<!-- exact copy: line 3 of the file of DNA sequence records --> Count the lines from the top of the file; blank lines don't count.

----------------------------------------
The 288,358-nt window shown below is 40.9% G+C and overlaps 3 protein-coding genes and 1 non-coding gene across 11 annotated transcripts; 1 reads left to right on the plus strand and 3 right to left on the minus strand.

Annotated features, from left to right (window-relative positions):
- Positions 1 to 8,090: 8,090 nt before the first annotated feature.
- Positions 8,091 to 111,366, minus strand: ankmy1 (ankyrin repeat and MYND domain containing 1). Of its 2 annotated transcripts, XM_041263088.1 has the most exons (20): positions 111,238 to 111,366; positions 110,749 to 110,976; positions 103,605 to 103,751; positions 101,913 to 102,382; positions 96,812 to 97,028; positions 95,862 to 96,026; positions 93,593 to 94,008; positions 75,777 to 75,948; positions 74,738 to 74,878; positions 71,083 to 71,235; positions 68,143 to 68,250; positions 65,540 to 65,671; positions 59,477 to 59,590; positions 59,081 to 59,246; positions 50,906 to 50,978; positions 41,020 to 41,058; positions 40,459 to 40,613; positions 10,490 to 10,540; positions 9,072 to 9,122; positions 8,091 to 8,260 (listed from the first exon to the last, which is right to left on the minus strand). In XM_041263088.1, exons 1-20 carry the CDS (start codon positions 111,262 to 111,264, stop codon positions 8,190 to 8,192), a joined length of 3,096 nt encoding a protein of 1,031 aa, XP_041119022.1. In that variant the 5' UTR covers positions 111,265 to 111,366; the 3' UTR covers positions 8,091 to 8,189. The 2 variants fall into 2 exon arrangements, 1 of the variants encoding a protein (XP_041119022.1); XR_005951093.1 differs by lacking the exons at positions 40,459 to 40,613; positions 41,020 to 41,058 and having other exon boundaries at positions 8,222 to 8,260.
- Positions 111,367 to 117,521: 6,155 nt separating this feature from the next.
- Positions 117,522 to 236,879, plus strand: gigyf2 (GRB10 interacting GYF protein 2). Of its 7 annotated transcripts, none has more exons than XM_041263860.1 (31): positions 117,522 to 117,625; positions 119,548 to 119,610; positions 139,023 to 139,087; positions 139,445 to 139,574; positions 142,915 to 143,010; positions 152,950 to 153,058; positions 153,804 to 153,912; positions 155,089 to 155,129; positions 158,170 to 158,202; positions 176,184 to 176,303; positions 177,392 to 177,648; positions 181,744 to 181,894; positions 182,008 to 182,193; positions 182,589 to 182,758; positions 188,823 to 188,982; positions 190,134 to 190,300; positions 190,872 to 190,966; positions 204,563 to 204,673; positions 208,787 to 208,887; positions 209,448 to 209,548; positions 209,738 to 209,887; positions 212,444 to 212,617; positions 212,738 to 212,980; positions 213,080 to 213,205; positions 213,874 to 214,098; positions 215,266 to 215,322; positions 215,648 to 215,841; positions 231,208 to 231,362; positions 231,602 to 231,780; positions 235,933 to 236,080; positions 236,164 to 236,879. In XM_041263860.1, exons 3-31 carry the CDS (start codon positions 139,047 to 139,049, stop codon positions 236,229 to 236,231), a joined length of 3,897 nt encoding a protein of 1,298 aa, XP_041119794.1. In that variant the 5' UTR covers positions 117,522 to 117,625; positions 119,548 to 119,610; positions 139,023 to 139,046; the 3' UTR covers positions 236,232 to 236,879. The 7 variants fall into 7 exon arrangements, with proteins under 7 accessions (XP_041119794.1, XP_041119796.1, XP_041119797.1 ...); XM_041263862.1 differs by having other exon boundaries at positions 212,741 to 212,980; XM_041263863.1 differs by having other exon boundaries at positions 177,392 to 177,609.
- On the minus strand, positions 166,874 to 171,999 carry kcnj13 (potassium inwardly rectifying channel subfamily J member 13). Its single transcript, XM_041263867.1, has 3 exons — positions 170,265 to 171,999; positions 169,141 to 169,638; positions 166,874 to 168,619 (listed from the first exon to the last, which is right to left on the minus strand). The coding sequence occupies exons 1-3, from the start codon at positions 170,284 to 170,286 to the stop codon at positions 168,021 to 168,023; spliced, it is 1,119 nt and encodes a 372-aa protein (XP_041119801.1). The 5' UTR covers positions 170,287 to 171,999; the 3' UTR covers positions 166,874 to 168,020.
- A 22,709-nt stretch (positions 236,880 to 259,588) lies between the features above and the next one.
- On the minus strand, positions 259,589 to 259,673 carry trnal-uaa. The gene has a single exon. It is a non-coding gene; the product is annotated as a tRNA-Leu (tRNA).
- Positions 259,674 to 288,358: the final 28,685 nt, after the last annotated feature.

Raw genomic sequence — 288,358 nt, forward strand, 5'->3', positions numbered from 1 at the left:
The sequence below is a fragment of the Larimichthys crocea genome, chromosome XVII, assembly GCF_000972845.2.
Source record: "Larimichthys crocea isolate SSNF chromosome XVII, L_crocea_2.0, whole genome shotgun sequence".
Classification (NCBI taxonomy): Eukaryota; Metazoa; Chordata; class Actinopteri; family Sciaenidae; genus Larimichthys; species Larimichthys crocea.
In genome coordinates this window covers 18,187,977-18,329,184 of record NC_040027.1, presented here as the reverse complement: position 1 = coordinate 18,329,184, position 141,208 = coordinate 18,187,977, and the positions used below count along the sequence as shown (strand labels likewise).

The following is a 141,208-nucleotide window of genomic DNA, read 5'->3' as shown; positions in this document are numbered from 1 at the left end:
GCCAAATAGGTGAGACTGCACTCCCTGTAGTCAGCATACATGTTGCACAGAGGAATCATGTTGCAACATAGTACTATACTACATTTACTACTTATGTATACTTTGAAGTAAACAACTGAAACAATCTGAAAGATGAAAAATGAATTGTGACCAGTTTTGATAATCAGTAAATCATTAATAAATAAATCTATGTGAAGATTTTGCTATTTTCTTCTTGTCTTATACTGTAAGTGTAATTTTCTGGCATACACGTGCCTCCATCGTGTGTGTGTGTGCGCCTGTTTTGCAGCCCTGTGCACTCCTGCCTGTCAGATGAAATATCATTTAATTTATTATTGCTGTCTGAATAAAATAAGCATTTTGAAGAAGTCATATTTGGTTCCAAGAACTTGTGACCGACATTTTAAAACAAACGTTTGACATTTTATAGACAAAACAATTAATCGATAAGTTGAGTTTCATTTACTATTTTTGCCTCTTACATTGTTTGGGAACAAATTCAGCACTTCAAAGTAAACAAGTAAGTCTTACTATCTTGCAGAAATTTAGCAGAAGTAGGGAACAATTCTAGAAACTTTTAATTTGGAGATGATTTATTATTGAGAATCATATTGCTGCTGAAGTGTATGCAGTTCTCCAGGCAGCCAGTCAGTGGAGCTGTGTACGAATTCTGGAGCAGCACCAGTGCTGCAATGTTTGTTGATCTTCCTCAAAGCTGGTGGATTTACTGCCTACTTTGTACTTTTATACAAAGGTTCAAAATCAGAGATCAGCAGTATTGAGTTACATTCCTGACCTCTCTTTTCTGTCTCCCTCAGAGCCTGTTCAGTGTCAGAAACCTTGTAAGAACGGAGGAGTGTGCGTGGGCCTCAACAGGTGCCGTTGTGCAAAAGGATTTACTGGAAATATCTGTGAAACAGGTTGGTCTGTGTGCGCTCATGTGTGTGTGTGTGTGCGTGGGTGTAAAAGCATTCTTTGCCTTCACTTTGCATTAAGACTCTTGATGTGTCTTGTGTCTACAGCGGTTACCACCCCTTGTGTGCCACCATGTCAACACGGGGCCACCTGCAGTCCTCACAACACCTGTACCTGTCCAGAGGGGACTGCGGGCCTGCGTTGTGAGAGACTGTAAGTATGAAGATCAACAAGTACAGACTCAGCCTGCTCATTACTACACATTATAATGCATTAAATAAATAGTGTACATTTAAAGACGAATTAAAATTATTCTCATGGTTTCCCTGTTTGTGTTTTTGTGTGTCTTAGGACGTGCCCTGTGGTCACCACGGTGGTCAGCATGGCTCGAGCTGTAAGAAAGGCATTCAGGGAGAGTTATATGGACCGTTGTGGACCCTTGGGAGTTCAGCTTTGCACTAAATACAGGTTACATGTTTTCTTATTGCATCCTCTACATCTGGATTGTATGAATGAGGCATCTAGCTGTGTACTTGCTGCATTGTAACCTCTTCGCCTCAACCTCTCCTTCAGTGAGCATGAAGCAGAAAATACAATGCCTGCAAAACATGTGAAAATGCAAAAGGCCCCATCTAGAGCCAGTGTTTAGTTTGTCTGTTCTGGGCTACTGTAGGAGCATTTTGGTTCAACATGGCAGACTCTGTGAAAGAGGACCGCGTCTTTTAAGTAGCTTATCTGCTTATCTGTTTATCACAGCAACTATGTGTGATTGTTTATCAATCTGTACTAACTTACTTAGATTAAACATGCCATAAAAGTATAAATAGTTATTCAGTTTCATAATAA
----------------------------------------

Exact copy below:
- Positions 1 to 8,090: 8,090 nt before the first annotated feature.